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This eBook from the Gutenberg Project consists of approximately 267 pages of information about The Story of Crisco.

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CANDIES

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It is well to have a confectioner’s thermometer for candy making, so that the syrup may be removed from the fire at exactly the right degree.  Such thermometers are made of wood, brass, or copper, and the degrees on them should mark not less than 350 deg..  A thermometer always should be gently lowered into the boiling sugar.  When not in use, it should be kept hanging on a nail or hook.  When required for candy making, place thermometer in pitcher of warm water, so that it may rise gradually, and return it to the warm water on removing it from the hot candy.  This dissolves the clinging candy and protects the tube from breaking.  The wooden thermometer can be used to stir with, and is very easy to keep clean.

If there is no thermometer handy it is better to make a list of the various stages in sugar boiling, and learn how to test the sugar.  First there is the “thread” (216 deg.  F. to 218 deg.  F.) This is reached when, on dipping the finger and thumb first into cold water and then into the syrup, you can draw them apart, and an unbroken thread is formed, which gradually can be drawn wider apart on further testing as the degree of boiling is completed.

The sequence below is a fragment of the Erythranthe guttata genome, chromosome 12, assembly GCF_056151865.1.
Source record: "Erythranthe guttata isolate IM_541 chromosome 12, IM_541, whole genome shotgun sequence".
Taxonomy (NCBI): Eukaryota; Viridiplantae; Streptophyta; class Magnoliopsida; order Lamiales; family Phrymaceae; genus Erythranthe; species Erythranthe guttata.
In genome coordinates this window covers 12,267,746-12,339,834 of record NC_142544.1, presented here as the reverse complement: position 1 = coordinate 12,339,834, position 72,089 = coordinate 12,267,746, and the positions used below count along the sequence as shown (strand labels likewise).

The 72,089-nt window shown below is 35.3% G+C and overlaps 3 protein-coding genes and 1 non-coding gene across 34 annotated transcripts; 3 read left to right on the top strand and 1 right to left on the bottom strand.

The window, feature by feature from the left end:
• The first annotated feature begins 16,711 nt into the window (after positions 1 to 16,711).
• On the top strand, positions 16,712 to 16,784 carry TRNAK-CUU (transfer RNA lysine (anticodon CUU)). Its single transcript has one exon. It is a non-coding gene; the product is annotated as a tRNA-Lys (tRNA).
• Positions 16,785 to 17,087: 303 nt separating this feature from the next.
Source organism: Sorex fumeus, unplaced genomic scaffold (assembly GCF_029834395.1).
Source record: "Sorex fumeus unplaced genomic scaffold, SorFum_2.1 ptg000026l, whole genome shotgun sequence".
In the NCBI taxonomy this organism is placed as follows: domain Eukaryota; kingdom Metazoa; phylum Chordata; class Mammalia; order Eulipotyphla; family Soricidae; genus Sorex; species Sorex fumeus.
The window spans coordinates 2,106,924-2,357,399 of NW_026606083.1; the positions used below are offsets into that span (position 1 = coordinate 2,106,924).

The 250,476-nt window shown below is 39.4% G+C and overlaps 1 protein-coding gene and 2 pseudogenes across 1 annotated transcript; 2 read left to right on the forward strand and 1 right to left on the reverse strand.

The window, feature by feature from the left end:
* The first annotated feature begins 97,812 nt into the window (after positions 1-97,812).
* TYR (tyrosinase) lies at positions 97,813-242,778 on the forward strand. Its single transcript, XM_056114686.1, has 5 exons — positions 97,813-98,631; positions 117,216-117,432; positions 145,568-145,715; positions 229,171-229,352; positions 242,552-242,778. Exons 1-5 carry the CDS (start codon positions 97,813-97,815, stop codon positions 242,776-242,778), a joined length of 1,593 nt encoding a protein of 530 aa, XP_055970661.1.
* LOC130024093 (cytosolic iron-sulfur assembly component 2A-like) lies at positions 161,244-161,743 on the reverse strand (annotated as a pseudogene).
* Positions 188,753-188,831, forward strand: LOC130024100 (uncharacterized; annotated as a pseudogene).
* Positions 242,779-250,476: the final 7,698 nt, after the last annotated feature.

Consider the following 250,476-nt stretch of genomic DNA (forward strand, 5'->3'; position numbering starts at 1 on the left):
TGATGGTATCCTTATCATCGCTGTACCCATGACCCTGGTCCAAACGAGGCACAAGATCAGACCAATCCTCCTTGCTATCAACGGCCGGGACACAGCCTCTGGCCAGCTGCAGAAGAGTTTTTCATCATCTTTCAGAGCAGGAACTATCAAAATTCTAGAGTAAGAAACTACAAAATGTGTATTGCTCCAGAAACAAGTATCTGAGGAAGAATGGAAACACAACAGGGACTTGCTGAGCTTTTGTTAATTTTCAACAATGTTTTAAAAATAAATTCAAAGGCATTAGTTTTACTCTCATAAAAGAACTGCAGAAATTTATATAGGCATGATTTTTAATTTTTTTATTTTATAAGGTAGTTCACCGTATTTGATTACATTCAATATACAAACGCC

The next is the “pearl” (220 deg.  F.) To see if the syrup has reached this stage, after the sugar has dissolved let it boil for eight to ten minutes, then dip a wooden skewer into the syrup to obtain a drop of it.  Dip the finger and thumb into cold water, then rub the drop of syrup between them; if it feels smooth, the syrup has reached the desired stage.  The next is the “blow” (230 deg.  F.) Dip a spoon into the sugar, shake it, and blow through the holes; if sparks of light or bubbles be seen, you may be sure of the blow.  This is followed by the “feather” (235 deg.  F.) To test this, dip a spoon into the boiling syrup, and when it may be blown easily from the spoon in long shreds it has reached the right degree.

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Next comes the “ball” (240 deg.  F. to 250 deg.  F.) Dip the finger and thumb first into cold water, and then into the syrup, the latter then can be rolled into a soft ball between the finger and thumb.  A little longer boiling gives the hard ball.  This in turn is succeeded by the “crack” (290 deg.  F. to 300 deg.  F.) To test this, drop a little of the syrup into cold water; if it then breaks off sharp and crisp it has reached the crack.  The final stage is the “caramel” (350 deg.  F.) which comes very quickly after the crack, the syrup becoming first a pale yellow, and then a rich golden brown, and finally black or burnt.  When it first reaches this stage the pan should be removed from the fire, a little lemon juice or water added, and then the whole reboiled to the proper stage or shade.  To prevent granulation, it often is advisable to add a pinch of cream of tartar, to the pound of sugar.

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